IPv6 cost estimates trigger debate: Part 1

* RTI’s IPv6 transition cost estimates

How much will it cost ISPs and enterprise customers to transition to IPv6, an upgrade to the Internet’s main communications protocol? No one knows for sure, but a recent report sponsored by the U.S. federal government has created controversy among IPv6 proponents for its $25 billion estimate.

RTI International asserts that the transition to IPv6 will cost $25 billion over the next 25 years, primarily to cover increased labor costs including training. Two arms of the U.S. Commerce Department - the National Institute of Standards and Technology (NIST) and the National Telecommunication and Information Agency (NTIA) – funded the RTI study.

"Although these cost estimates seem large, they are actually small relative to the overall expected expenditures on IT hardware and software," Michael Gallagher, a senior researcher at RTI International who directed the study, said in a statement. "The costs are even smaller relative to the expected value of potential market applications of the IPv6 version."

Users will incur the majority of the IPv6 transition costs, according to RTI. RTI breaks down the $25 billion cost as follows:

* Users: $23.3 billion

* Infrastructure vendors: $1.4 billion

* Application vendors: $.6 billion

* ISPs: $.1 billion

* Total Cost: $25.4 billion

RTI says the hardware and software costs to upgrade to IPv6 will be negligible because the new protocol will be built into next-generation hardware, operating systems and software that are purchases as part of standard upgrade cycles. Instead, the primary cost will be in training and related labor expenses.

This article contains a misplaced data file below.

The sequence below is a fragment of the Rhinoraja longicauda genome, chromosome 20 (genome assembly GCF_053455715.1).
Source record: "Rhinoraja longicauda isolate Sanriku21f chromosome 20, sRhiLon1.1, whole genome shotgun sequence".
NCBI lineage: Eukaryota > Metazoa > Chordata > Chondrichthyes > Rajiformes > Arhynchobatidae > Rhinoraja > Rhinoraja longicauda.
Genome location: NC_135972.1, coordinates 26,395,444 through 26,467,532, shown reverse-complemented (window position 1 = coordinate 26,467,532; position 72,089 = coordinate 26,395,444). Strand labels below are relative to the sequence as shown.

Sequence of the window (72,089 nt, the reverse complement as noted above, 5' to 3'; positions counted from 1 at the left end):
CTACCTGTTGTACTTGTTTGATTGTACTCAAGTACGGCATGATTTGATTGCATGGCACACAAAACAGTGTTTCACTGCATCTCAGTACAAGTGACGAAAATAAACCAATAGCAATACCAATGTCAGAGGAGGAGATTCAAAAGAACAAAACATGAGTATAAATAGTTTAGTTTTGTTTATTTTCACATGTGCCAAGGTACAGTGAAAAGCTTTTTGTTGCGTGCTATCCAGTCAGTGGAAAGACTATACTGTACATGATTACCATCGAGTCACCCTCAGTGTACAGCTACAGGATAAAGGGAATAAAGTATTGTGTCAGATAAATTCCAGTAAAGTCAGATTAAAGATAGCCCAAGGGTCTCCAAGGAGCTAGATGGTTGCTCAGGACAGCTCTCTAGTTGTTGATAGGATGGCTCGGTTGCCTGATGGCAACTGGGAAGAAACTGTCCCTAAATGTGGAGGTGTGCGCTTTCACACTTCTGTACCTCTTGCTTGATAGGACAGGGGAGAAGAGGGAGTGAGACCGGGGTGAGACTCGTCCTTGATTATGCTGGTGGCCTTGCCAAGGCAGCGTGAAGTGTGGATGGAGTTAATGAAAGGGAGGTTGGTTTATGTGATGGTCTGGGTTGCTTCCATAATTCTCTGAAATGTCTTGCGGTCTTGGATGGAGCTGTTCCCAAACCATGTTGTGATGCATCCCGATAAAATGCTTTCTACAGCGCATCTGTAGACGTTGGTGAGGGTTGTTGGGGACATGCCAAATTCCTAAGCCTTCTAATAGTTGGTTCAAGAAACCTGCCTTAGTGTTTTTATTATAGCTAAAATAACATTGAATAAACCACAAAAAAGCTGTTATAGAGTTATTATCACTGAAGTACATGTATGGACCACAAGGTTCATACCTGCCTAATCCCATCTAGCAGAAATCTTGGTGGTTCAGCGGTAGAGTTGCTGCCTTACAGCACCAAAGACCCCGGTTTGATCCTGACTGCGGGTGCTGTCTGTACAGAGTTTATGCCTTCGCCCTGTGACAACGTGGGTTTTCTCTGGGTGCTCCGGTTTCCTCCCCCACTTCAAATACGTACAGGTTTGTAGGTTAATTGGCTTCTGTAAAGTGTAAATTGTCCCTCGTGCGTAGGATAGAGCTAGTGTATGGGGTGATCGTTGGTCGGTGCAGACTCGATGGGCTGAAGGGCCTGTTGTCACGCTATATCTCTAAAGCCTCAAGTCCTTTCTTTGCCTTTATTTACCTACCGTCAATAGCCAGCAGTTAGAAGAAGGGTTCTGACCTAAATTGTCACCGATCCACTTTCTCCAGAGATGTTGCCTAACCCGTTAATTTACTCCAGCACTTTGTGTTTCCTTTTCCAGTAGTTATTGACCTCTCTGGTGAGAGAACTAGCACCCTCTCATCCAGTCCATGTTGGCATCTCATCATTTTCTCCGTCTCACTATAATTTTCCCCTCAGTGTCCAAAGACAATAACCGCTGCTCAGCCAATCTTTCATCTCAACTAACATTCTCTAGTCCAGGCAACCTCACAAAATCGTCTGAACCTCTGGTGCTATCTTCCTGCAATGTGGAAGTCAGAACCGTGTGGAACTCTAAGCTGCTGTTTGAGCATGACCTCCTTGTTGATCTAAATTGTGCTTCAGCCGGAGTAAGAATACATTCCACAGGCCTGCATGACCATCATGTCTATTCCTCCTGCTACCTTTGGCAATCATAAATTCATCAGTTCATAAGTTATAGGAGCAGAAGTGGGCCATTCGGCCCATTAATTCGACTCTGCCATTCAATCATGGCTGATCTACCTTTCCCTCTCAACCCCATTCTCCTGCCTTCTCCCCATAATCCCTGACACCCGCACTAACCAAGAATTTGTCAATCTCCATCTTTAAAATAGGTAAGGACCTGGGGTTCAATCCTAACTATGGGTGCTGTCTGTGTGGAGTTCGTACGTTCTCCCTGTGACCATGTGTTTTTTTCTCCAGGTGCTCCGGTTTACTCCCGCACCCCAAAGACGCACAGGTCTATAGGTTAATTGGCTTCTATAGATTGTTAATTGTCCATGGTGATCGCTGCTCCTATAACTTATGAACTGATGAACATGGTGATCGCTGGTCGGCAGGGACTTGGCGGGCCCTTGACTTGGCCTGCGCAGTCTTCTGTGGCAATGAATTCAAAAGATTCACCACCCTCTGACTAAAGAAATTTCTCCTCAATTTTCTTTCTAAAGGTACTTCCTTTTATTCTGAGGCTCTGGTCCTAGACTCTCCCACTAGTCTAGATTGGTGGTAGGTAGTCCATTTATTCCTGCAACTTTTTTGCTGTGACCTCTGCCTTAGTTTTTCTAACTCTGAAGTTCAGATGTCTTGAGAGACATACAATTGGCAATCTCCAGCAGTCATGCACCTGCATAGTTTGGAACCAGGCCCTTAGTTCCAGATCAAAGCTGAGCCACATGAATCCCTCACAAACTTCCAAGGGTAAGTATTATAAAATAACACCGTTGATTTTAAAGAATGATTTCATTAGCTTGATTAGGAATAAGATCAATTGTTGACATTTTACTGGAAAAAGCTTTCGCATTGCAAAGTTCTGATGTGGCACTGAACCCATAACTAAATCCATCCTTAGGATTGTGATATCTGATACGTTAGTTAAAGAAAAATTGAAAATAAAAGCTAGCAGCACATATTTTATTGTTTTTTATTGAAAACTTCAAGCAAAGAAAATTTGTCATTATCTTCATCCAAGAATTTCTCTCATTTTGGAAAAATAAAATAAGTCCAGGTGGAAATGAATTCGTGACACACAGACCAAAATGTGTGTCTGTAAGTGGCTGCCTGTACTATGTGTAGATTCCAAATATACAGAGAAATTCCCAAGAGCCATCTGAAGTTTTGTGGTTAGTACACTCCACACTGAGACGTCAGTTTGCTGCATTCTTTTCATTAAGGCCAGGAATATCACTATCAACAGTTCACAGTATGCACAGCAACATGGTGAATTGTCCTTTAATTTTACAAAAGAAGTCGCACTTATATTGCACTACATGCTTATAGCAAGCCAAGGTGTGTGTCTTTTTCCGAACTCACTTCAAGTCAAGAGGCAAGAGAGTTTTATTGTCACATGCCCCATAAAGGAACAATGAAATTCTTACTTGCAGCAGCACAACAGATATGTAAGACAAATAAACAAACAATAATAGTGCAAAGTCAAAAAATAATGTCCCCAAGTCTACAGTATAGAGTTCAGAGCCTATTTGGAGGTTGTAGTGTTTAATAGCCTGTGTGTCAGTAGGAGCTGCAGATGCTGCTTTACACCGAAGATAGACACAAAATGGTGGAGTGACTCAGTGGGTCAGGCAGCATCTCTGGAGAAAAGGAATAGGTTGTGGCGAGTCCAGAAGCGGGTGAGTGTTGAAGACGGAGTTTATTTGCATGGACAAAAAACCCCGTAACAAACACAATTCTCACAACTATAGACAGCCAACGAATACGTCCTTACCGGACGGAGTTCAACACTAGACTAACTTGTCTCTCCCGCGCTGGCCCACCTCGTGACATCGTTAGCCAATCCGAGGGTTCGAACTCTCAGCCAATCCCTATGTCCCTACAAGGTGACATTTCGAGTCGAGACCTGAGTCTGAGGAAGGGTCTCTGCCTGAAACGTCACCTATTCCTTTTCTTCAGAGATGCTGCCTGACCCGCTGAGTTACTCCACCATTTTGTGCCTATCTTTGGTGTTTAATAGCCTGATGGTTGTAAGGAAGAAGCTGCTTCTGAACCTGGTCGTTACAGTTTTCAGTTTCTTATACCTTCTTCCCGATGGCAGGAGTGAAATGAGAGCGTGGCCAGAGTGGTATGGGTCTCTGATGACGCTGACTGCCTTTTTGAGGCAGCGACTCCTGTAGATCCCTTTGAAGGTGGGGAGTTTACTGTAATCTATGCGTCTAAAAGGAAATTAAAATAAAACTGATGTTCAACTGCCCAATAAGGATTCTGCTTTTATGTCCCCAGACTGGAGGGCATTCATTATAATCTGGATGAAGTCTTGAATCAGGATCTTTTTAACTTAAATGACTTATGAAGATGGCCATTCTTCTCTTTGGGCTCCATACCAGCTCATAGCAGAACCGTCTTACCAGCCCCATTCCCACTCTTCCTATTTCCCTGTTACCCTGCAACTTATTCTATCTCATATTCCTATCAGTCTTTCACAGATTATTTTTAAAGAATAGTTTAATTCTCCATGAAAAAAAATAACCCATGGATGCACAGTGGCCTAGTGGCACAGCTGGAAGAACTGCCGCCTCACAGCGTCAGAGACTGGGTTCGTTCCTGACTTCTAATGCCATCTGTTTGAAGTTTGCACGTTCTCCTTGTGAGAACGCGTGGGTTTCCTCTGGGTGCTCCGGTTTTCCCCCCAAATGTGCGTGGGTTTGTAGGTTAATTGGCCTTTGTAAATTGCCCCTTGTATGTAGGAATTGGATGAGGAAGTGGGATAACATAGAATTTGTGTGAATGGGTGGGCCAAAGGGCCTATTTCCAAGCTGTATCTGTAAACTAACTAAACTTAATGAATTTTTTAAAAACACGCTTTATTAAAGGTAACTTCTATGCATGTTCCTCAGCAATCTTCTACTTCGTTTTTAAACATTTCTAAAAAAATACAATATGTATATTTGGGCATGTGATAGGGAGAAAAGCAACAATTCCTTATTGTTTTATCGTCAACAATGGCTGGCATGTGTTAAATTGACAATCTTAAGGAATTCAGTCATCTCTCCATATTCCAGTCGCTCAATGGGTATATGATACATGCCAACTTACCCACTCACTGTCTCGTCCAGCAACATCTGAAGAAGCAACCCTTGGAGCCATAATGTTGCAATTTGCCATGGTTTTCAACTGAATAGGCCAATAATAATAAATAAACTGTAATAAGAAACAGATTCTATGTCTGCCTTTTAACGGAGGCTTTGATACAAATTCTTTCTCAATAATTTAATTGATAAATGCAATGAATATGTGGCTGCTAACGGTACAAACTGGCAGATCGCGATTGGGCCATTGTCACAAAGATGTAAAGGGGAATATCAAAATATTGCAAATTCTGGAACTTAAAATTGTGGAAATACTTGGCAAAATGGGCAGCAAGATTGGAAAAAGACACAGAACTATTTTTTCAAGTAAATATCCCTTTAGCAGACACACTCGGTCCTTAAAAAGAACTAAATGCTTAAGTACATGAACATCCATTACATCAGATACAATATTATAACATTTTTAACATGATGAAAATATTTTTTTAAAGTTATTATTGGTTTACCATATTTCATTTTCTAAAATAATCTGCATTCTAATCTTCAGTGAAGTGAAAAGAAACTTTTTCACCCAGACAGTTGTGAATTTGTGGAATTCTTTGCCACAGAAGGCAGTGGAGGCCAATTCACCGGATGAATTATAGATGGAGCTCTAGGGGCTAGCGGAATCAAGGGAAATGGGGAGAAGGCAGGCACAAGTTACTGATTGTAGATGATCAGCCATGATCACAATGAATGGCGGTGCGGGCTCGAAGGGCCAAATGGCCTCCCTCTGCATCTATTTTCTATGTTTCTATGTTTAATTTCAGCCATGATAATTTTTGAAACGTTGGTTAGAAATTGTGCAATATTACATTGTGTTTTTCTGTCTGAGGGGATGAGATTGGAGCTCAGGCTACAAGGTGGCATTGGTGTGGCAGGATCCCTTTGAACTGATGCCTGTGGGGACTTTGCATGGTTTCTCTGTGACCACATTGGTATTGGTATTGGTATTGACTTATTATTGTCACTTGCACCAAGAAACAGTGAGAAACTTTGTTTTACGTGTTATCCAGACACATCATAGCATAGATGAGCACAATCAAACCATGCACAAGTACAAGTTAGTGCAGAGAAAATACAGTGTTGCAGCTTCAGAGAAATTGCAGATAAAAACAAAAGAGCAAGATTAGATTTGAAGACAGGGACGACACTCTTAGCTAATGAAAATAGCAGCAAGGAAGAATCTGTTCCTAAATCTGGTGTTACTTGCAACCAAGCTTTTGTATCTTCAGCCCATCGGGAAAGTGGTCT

The RTI study says it is difficult to quantify the potential benefits of IPv6 because the protocol has not been deployed in the U.S. and new applications that take advantage of its special features have not yet been developed. The report estimates that the potential benefits of IPv6 will exceed $10 billion per year, far outstripping his estimate of transition costs of $1 billion per year.

RTI says that over time the benefits of IPv6 should "greatly exceed" the transition costs of $25 billion, which will be spread over 25 years. These benefits include VoIP, remote access products and services and improved network operating efficiencies, RTI says.

IPv6 advocates say the $25 billion number is too large.

"We think the real number is much lower, but we don’t want to guess what it is," says Jim Bound, chair of the North American IPv6 Task Force and a senior fellow with HP. "We don’t believe the estimates for the return on investment. We think those numbers are going to be higher."

Bound says the report should have focused more on the cost to U.S. ISPs and businesses of not doing IPv6, which is being deployed in Asia and Europe at a much faster rate than it is in the U.S.

"What is the cost of not getting to the next generation network? What is the cost of not returning to an end-to-end model?" Bound asked. "We think more work needs to be done to quantify all the benefits you get from IPv6."

The RTI study was designed to provide a cost-benefit analysis of the conversion to IPv6. The RTI study comes on the heels of last year’s mandate by the Office of Management and Budget that all federal agencies must run IPv6 on their network backbones by June 2008. The Defense Department issued a similar mandate in 2003 to have all military networks transitioned to IPv6 by FY 2008.

Developed by the IETF, IPv6 promises easier administration, tighter security and an enhanced addressing scheme when compared to IPv4, the Internet’s current protocol. IPv6, which uses a 128-bit addressing scheme, supports a virtually limitless number of uniquely identified systems on the 'Net, while IPv4 uses a 32-bit addressing scheme and supports only a few billion systems.

More on the RTI Study can be found here.

Coming up in the next few issues of the Service Provider News Report, we’ll look more closely at RTI’s IPv6 transition cost estimates for ISPs and enterprise customers as well as the benefits of IPv6.

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Copyright © 2006 IDG Communications, Inc.